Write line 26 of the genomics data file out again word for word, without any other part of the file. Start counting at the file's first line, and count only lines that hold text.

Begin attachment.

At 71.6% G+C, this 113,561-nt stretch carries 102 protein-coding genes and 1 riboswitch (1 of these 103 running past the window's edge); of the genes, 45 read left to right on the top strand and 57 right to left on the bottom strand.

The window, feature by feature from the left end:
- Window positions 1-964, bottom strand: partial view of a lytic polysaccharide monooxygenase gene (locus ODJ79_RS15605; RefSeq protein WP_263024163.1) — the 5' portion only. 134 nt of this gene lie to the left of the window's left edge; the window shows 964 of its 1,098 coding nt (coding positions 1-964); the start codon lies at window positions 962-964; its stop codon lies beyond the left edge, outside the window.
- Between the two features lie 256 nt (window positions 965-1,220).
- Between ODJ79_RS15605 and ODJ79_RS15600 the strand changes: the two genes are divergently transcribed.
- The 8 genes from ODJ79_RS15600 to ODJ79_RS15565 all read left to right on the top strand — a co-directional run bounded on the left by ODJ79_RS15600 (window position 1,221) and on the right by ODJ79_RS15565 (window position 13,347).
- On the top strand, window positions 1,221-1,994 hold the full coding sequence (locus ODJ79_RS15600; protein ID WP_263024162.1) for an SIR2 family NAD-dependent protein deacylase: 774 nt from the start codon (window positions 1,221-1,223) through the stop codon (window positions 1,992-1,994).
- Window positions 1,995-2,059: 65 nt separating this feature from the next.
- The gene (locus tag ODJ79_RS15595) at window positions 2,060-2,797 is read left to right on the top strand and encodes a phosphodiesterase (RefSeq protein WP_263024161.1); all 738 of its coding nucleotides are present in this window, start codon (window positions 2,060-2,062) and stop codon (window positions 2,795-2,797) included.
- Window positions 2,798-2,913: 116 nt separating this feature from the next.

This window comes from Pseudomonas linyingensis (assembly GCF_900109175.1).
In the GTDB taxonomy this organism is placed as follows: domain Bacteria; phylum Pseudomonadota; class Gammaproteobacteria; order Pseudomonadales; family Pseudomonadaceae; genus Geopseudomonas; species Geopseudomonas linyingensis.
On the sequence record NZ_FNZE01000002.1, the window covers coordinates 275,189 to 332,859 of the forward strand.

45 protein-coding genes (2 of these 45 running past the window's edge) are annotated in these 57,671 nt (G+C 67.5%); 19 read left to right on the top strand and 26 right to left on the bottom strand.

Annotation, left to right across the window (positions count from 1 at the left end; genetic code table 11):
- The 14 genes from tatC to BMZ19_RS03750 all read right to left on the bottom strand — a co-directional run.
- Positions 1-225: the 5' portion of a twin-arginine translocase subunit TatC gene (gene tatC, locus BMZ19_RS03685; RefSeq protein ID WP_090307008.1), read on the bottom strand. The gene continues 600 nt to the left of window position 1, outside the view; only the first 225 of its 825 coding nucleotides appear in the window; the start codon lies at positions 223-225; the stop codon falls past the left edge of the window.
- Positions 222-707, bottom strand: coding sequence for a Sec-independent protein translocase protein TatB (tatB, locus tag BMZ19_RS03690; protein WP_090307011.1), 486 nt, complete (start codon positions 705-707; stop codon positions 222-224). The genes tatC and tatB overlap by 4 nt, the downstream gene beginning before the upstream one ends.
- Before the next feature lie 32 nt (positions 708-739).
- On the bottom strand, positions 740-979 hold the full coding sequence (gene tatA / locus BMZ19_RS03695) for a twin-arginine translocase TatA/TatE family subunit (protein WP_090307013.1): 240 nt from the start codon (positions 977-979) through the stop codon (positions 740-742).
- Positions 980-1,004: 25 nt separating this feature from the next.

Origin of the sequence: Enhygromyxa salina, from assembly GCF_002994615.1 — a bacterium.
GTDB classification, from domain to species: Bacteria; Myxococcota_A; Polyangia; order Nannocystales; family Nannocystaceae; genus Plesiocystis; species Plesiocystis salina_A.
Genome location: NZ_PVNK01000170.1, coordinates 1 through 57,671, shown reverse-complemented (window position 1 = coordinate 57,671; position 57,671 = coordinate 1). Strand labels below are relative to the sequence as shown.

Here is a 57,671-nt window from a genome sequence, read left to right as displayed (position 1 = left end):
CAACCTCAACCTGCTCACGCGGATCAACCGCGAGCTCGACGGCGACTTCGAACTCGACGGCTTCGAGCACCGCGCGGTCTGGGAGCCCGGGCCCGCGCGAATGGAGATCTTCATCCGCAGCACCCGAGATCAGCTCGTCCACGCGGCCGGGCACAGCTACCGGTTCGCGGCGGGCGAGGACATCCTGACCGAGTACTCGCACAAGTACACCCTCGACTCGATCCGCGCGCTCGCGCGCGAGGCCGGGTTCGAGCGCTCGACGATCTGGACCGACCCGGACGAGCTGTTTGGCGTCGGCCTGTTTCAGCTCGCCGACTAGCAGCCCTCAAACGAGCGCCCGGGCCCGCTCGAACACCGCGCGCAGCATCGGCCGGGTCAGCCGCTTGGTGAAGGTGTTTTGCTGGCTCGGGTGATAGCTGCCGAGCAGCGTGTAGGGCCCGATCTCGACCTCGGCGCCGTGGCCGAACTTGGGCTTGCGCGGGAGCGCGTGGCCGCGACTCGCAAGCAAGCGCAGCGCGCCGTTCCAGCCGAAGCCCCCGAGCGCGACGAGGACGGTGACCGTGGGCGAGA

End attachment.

CAACCTCAACCTGCTCACGCGGATCAACCGCGAGCTCGACGGCGACTTCGAACTCGACGGCTTCGAGCACCGCGCGGTCTGGGAGCCCGGGCCCGCGCGAATGGAGATCTTCATCCGCAGCACCCGAGATCAGCTCGTCCACGCGGCCGGGCACAGCTACCGGTTCGCGGCGGGCGAGGACATCCTGACCGAGTACTCGCACAAGTACACCCTCGACTCGATCCGCGCGCTCGCGCGCGAGGCCGGGTTCGAGCGCTCGACGATCTGGACCGACCCGGACGAGCTGTTTGGCGTCGGCCTGTTTCAGCTCGCCGACTAGCAGCCCTCAAACGAGCGCCCGGGCCCGCTCGAACACCGCGCGCAGCATCGGCCGGGTCAGCCGCTTGGTGAAGGTGTTTTGCTGGCTCGGGTGATAGCTGCCGAGCAGCGTGTAGGGCCCGATCTCGACCTCGGCGCCGTGGCCGAACTTGGGCTTGCGCGGGAGCGCGTGGCCGCGACTCGCAAGCAAGCGCAGCGCGCCGTTCCAGCCGAAGCCCCCGAGCGCGACGAGGACGGTGACCGTGGGCGAGA